Yesterday I escaped Walisu and was afforded and easy day in the shade and even some AC. I met up with Nii and visited an organization called Girls Growth and Development (GIGDEV). This is a program that takes in underprivileged girls—many single mothers or street children—and gives them basic education and care along with vocational training in sewing, cloth making, and hair dressing and business and computer training. I visited them on my previous trip to Ghana and was very impressed with their work. It was started by a local woman, sometimes known as Grandma, out of her house with just a few girls and little supplies. Now it has over one hundred girls in three centers. I was there to help them design a blog to act as a temporary website because they are have problems accessing theirs—the person who designed it will not give them access and is always demanding more money. The blog is not quite finished but here is the address: www.gigdev.blogspot.com
When I arrived the center was a hive of activity and color with girls in green and yellow uniforms were sewing on old Singer machines with brightly colored hand dyed cloth, girls practicing hair styling on each other, and a troop of small children playing while on break from Kiddie Care—the preschool where many of the girl’s children attend. Most of the compounds attention was not focused on their tasks at hand because in the center yard a group of older girls were accompanied by two drummers and were enacting an intricate dance and chant. These girls were practicing for their graduation ceremony on November 27th. This ceremony comes after two years of hard work and the girls are also awarded a sewing machine and other supplies to go out into rural communities and set up shops. I have been invited to attend and am very excited.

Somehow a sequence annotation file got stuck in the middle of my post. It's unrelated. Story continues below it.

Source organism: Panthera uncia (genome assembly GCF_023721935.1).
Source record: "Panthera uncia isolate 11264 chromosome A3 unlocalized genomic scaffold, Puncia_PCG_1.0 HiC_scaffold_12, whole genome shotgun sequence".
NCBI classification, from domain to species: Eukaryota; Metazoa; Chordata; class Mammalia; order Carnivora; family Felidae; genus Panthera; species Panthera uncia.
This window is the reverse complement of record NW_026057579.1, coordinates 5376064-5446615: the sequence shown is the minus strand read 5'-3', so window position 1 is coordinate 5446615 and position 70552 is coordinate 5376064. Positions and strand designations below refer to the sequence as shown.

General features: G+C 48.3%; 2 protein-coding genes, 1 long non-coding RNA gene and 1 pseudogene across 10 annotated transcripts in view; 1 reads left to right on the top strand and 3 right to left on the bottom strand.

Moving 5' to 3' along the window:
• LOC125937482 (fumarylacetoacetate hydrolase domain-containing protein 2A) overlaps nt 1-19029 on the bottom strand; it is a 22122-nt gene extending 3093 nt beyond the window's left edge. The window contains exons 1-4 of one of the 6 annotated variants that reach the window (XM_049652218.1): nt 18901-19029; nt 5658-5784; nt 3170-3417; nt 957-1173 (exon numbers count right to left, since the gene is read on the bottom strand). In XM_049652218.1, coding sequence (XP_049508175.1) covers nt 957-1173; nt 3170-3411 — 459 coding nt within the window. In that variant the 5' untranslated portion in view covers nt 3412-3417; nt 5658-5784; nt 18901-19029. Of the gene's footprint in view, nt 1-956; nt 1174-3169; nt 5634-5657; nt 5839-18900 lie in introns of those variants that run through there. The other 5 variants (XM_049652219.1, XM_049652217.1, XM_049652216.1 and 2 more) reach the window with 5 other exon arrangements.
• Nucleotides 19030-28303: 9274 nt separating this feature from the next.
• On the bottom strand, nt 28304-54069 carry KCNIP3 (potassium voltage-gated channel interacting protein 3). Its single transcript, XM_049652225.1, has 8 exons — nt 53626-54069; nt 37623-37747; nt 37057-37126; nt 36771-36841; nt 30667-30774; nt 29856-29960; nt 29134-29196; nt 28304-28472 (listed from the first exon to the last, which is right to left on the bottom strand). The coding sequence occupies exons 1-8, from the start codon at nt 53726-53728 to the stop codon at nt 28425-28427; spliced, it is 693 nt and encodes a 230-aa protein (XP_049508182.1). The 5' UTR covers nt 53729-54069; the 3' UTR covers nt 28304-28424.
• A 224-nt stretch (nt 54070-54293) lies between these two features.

Tamale seemed to be overrun with white people as well; well I saw twenty and that seemed like a lot. I put this down for a couple of reasons: 1. I visited the fastest internet café which appears to be the hangout—good discovery for uploading pictures though! 2. It was Friday and Tamale is the staging area for a trip to Mole National Park and I suspect a good number were heading there. As I rode along on the back of the scooter and saw groups of white people walking along I got a weird feeling, almost like being part of an exclusive club or witnessing wolves among sheep. The second of which seemed a little unfounded because at the three that I met were either volunteers or representatives of donor organization working with GIGDEV.
As night fell I took a walk with Walisu and we discussed more about how I would deliver my first aid training—hopefully my drawing skills improve because I have a long week of poster making ahead of me. Dusk in northern Ghana is an interesting time. The sunset is not glorious but rather understated and seems all the more beautiful because of it. As the sun sinks into the sky its last light mingles with the days dust settling and the smoke from cooking fires rising. This creates a type of hazy dusks that bats emerge into and bicycle lights and motorbike headlights peer through. A very agreeable time of the day.